There’s always plenty of blame to go around when a big-budget film doesn’t live up to expectations, but the buck tends to stop with the guy or gal in the director’s chair. While last year’s Ghostbusters reboot was relatively well-received by critics, moviegoers weren’t as keen on the film judging by its box-office take. As a result, plans for an updated franchise were waylaid and the blame game was off to the races.
Though the pot had been relatively stagnant in recent months, OG (original Ghostbuster) Dan Aykroyd stirred it — appropriately enough — on Sunday Brunch, a British morning show that features culinary creations and celebrity guests. When the hosts brought up the future of Sony’s prized franchise on yesterday’s show, the actor was careful to praise the performances of the new generation of paranormal exterminators, and instead focused his criticism on director Paul Feig. Still, what he had to say may just have PR-conscious studio execs asking: “What did you do, Ray?”
— Ross Maclean (@ross_maclean) June 4, 2017
Here’s the full text:
“The girls are great in it. Kate McKinnon, Melissa McCarthy, Kristen Wiig — what wonderful, wonderful players they are — and Leslie Jones. I was really happy with the movie, but it cost too much. And Sony does not like to lose money. It made a lot of money around the world but it just cost too much, making it economically not feasible to do another one. So it’s too bad. You know, the director, he spent too much on it. And he didn’t shoot scenes we suggested to him and several scenes that were going to be needed and he said ‘Nah, we don’t need them.’ Then we tested the movie and they needed them and he had to go back. About $30 to $40 million in reshoots. So, yea. So he will not be back on the Sony lot any time soon.”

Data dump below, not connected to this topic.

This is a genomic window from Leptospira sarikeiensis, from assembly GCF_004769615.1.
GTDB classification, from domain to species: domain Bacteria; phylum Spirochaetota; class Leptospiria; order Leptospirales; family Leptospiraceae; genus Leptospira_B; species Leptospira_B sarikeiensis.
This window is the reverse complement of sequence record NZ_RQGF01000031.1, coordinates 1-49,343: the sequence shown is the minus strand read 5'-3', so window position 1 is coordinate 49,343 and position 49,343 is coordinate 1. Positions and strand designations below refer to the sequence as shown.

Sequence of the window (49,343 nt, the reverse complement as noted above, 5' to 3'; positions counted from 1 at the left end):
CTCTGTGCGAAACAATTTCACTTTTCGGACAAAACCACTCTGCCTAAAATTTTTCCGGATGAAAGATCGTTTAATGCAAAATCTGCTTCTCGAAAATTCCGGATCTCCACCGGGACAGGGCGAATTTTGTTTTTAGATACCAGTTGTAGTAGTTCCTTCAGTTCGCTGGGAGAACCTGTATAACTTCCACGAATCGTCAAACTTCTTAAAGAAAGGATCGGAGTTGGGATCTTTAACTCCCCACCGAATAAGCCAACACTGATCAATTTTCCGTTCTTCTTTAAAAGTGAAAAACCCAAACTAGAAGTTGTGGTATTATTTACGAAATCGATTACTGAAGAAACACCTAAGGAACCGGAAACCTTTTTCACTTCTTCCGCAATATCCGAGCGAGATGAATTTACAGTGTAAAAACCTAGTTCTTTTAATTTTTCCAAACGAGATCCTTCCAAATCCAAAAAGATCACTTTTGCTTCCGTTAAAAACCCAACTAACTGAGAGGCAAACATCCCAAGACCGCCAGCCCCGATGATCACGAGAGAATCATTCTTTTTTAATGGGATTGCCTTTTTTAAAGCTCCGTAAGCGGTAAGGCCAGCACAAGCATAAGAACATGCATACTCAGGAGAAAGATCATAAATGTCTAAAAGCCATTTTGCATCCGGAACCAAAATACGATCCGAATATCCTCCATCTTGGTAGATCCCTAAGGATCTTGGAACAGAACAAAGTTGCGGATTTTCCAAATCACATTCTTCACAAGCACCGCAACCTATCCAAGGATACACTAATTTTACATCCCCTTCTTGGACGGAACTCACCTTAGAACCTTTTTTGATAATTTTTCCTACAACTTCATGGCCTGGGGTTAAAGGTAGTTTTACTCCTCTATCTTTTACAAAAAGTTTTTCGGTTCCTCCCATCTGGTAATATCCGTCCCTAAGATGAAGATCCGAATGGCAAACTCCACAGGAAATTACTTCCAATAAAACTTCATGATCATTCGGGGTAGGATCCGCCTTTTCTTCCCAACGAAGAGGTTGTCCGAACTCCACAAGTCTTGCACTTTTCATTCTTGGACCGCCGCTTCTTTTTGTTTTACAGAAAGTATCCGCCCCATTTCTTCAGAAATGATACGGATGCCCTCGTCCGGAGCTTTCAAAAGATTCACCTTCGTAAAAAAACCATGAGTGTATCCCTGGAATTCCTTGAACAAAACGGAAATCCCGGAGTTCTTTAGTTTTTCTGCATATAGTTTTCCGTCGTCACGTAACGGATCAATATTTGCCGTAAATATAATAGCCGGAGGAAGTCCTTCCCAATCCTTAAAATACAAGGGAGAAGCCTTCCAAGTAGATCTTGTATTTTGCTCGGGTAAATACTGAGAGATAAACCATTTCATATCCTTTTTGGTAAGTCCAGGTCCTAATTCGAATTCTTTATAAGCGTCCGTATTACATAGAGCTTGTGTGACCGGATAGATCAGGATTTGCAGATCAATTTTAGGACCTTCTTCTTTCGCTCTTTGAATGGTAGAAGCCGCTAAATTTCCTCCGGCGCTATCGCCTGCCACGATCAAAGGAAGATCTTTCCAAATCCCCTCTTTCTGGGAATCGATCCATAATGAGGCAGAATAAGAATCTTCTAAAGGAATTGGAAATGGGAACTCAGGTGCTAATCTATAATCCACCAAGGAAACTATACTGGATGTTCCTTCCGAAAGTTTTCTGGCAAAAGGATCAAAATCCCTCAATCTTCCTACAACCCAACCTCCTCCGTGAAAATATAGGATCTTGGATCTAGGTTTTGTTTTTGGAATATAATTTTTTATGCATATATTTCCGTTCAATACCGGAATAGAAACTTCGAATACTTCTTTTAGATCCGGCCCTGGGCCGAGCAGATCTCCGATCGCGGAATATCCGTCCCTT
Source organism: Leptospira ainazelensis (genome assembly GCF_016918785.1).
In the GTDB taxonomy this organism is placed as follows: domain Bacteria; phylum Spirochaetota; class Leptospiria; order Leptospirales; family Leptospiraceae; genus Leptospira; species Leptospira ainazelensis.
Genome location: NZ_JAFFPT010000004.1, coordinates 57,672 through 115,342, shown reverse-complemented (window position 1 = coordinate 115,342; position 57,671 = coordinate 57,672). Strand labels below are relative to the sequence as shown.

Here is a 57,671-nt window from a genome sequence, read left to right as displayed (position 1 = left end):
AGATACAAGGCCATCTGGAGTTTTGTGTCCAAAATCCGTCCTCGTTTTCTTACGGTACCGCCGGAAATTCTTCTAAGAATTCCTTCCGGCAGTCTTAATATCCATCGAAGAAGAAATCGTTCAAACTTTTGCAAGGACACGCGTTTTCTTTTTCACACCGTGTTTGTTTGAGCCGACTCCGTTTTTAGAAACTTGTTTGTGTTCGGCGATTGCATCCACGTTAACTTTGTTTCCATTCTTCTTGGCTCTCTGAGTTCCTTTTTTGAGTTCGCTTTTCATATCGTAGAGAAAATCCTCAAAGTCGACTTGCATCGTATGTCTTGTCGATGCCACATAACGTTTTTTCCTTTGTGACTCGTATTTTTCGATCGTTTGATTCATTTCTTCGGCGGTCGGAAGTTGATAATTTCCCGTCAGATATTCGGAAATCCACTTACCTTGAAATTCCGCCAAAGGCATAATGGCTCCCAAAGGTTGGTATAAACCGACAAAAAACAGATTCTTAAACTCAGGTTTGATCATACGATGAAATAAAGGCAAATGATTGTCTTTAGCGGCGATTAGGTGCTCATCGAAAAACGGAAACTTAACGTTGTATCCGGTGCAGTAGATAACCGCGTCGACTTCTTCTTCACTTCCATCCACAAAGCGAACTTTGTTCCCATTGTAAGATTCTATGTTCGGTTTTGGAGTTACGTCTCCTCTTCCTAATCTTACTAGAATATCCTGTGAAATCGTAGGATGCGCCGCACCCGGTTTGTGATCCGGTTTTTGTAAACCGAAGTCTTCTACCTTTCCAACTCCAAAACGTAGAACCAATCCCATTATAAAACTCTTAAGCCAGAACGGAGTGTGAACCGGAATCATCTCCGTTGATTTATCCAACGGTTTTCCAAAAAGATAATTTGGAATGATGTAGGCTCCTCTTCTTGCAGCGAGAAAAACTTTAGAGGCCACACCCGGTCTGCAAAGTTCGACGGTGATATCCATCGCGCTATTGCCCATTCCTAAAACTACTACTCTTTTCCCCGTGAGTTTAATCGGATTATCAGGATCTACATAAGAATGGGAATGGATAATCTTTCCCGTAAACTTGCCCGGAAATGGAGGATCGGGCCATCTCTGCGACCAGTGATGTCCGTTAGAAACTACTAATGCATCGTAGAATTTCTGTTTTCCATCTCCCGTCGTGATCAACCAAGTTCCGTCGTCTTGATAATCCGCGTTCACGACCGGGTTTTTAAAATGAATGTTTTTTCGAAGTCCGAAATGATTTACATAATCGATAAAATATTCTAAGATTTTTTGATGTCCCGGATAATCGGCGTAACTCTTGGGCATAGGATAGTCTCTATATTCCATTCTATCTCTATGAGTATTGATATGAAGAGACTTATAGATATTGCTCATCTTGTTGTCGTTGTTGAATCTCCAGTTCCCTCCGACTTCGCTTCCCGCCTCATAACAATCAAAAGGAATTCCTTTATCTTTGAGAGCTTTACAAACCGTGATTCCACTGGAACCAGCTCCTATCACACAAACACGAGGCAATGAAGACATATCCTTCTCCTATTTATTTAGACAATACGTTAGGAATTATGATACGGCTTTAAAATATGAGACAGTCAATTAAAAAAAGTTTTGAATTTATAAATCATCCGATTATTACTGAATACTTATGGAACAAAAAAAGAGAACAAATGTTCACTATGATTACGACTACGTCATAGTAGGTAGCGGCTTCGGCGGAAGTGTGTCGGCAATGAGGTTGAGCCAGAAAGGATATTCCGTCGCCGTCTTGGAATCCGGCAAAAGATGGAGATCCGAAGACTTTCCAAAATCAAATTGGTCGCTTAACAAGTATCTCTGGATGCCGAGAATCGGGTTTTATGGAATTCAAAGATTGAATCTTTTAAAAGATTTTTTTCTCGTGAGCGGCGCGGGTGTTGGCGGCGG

If you’re looking for a one-line postmortem on the reboot, it’s “Sony does not like to lose money.” Ultimately, this franchise was derailed not because of the quality of film, but because the numbers just didn’t add up. That isn’t because nobody went to see the film, but because it didn’t attract a wide enough audience to justify its substantial production/marketing budgets.
If you believe Aykroyd’s version of events, Feig was more than a little bit cavalier with the allocated dollars and cents. According to Deadline, however, Sony is disputing his math, claiming that the reshoots he referenced actually cost between $3 and $4 million.
As it stands, the future of big-screen ghostbusting is in doubt, but Sony is still heavily invested in the property, with an animated TV series in the works and a separate division of its studio (Ghost Corps) working on churning out a variety of projects. Stay tuned.